Why sankhārā != activities?

Greetings, all! :slight_smile:

I was wondering why the Ven. @sujato opts for ‘choices’ over ‘activities’ for ‘sankhara’? I’m aware that many here prefer the active sense of the word. It seems that ‘activities’ is quite the apt English word for this in a way that is both accurate, clear, and effective at representing the Pāli.

I don’t want to hate on ‘choices’—I know many people have complained and everyone is well aware. But I do think that the flaws that it has are all solved with ‘activities’ without losing anything, and was curious if there was a reason (or what the reason was—I assume the venerable translator made the decision intentionally based on the fact that ‘activities’ is used sometimes).

‘Choices’ to me seems quite neutral. Choosing one thing from another, making choices, etc. are all essential and quite neutral forms of activities. Making good life choices is often not an ethical Buddhist activity nowadays. They can also be merely decisive activities (they are ‘decisions’) rather than the activities that go on by body, speech/subverbally, mind, etc. It seems to cover a particular domain that is sometimes not quite relevant to sankhāra even though it is a form of sankhāra (as any activity is! :wink: ).
But ‘activities’ implies action and the activated/energetic aspect that is implied in the word sankhāra. Bodily activities, verbal activities, mental activities. Activities by body, speech, and mind. The stilling of activities.
Words like “act” and “do” are also clearly connected to ‘activities,’ whereas in English ‘choices’ is unrelated semantically. Even “activity” (singular) can capture the meaning quite well in certain contexts where that would be appropriate.

With ignorance as condition, there are activities.
This, for instance, is still plain English that anyone can read without needing to process Hybrid Buddhist English. It captures the Pāli sense of ‘sankharas’ quite well. It implies the “activity”/“action” involved (without specifically using ‘action’ which is taken). What kind of activity? Bodily, verbal, mental activit(ies). Choices here still (for me, personally) fails to capture that sense. It seems to be a much more calculated, later-down-the-line, often neutral form of activity. Activities also imply something more personal, involved, and potentially ethical. Choices ceasing sounds like a statement about free will or decision making. All translations will require explanation, but reading “With the cessation of ignorance, activities cease” (to me, again) captures that “being active/activating things/‘doing’” aspect ceasing, whereas reading “choices cease” captures some kind of particular mental function is lost.

It also captures that samsāra is an activity! It’s essentially being active, doing. But we can’t say samsāra is a choice in the same way / sense. Craving is an activity, kamma is an activity—the whole thing is maintained by our activities / actions / activity (whichever is most appropriate). Similarly, it relates to kamma more closely where ‘actions’ or ‘deeds’ is clearly related to ‘activities’/‘activity’. It is much less clear how this relates to choices to me.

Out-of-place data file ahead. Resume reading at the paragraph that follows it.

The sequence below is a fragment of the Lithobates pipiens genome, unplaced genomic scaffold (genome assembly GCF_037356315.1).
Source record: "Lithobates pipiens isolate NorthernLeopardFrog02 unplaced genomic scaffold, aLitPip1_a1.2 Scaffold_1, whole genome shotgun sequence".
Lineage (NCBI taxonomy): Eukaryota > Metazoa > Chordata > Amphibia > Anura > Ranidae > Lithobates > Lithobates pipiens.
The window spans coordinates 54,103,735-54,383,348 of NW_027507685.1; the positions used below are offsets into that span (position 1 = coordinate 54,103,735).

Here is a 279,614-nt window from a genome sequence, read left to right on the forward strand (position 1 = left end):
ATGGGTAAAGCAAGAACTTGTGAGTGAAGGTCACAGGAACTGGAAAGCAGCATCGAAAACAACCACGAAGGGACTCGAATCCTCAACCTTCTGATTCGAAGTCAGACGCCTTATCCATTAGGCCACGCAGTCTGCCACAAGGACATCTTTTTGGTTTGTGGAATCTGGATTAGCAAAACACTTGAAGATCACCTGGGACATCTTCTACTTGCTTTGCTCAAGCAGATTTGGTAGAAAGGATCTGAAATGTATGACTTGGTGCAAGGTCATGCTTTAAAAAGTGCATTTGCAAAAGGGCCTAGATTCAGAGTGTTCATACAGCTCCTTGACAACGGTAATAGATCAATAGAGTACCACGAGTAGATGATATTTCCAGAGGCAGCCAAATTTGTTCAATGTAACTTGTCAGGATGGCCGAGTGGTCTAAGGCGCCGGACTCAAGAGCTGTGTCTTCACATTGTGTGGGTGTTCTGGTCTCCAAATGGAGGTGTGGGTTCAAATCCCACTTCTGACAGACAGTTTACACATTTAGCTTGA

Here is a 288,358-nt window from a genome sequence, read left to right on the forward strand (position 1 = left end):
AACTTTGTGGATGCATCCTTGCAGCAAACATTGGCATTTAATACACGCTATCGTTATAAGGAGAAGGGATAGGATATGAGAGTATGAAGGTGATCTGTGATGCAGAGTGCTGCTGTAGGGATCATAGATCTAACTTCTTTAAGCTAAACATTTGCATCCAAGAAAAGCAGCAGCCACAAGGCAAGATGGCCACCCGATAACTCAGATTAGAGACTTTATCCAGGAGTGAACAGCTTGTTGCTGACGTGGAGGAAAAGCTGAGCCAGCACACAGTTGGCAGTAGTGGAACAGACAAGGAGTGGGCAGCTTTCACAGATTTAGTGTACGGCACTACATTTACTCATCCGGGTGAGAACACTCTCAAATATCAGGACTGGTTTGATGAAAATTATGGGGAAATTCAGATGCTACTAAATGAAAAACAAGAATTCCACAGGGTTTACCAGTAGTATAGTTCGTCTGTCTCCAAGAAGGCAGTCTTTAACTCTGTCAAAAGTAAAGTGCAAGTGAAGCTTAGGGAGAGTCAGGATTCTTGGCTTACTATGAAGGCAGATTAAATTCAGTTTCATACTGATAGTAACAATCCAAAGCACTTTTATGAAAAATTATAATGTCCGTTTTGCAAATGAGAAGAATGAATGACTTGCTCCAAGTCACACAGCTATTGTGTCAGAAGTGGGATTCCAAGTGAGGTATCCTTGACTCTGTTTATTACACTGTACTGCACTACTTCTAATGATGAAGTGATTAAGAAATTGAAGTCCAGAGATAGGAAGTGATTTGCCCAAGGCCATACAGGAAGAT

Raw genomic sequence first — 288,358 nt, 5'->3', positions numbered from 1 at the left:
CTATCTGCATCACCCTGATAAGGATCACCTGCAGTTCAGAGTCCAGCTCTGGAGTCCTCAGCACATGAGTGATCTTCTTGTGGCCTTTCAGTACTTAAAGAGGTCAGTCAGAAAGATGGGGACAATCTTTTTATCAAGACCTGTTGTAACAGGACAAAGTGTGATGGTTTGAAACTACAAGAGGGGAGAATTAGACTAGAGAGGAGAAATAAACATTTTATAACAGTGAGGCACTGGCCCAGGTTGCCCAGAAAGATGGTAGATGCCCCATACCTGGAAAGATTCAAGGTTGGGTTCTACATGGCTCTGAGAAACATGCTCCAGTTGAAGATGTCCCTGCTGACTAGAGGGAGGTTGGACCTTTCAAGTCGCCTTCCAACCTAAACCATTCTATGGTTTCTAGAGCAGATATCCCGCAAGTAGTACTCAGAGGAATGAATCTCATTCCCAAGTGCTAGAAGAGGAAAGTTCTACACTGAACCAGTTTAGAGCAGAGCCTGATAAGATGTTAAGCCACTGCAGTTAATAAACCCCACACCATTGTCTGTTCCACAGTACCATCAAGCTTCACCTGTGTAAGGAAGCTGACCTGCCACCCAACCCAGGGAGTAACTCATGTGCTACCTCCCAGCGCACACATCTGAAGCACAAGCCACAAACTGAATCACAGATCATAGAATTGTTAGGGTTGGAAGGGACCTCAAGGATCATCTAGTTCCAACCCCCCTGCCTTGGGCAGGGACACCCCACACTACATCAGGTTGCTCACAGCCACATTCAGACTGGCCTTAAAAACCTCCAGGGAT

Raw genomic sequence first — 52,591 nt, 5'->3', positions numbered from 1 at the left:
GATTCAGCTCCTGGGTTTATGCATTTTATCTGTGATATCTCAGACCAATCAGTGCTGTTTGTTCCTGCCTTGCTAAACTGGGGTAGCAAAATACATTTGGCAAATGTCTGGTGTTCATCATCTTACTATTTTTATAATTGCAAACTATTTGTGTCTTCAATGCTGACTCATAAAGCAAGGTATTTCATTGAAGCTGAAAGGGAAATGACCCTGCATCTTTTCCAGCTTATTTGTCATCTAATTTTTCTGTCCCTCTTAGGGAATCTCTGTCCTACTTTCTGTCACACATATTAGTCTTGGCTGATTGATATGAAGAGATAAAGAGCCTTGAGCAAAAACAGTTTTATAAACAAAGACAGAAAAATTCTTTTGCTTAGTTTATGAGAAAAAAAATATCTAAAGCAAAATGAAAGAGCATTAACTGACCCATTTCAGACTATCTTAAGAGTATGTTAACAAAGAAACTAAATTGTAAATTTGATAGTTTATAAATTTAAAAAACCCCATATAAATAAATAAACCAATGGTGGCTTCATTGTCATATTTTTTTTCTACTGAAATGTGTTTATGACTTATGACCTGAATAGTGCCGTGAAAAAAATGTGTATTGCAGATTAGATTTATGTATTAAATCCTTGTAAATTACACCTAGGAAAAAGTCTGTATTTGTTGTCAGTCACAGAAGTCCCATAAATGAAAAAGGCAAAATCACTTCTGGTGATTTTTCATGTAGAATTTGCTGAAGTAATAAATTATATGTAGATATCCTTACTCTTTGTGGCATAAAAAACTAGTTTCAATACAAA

I think ‘activity’, while closer to the Pāli, also brings together certain usages of the word that are separated in English. When breathing is called a kāyasankhāra, it’s a bodily activity. Other kāyasankhārā were referred to using the exact same word. If we use ‘choice’ for one, the readier is alienated from the fact that in Pāli these words are the same thing. Activity, similar to the Pāli word, encompasses both meanings without implying one over the other. When the Buddha talks about the stilling of activities, he talks about the stilling of speech, breathing, etc. He also talks about the cessation of activities in the context of paticcasamuppāda or the stilling of activities in relation to Nibbāna. They all mean something active, or something activated, and it seems that’s what was being pointed to most (the reason the word sankhara was used). These are all connected in Pāli, but disconnected in English if the rendering is different.

Also, something like āneñjābhisankhāra : is being in 4th jhāna the same as making a decision? It seems more appropriate that this refers to a particular type of activity that has imperturbable karmic effects.

Of course there are plenty of times where it will need to be translates differently (conditioned thing being one of the main/obvious ones). But my main point in asking the question is why the activity and choices translations are not merged when these uses seem to overlap so much in the suttas and activities captures it so well?